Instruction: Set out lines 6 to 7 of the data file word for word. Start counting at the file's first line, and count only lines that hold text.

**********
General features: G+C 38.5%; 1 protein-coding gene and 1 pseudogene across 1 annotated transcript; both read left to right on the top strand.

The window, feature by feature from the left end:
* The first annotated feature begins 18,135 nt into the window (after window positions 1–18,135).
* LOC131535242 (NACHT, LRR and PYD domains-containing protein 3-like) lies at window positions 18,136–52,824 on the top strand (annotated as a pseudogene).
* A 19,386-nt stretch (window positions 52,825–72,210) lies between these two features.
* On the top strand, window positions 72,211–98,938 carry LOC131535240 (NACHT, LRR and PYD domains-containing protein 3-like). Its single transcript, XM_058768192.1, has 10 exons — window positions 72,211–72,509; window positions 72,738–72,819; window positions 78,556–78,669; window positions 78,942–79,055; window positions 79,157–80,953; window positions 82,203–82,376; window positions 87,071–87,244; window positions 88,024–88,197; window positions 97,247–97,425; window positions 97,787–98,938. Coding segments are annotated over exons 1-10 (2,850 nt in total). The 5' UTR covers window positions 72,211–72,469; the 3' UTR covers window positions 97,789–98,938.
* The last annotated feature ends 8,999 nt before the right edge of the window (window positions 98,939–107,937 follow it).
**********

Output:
* On the top strand, window positions 72,211–98,938 carry LOC131535240 (NACHT, LRR and PYD domains-containing protein 3-like). Its single transcript, XM_058768192.1, has 10 exons — window positions 72,211–72,509; window positions 72,738–72,819; window positions 78,556–78,669; window positions 78,942–79,055; window positions 79,157–80,953; window positions 82,203–82,376; window positions 87,071–87,244; window positions 88,024–88,197; window positions 97,247–97,425; window positions 97,787–98,938. Coding segments are annotated over exons 1-10 (2,850 nt in total). The 5' UTR covers window positions 72,211–72,469; the 3' UTR covers window positions 97,789–98,938.
* The last annotated feature ends 8,999 nt before the right edge of the window (window positions 98,939–107,937 follow it).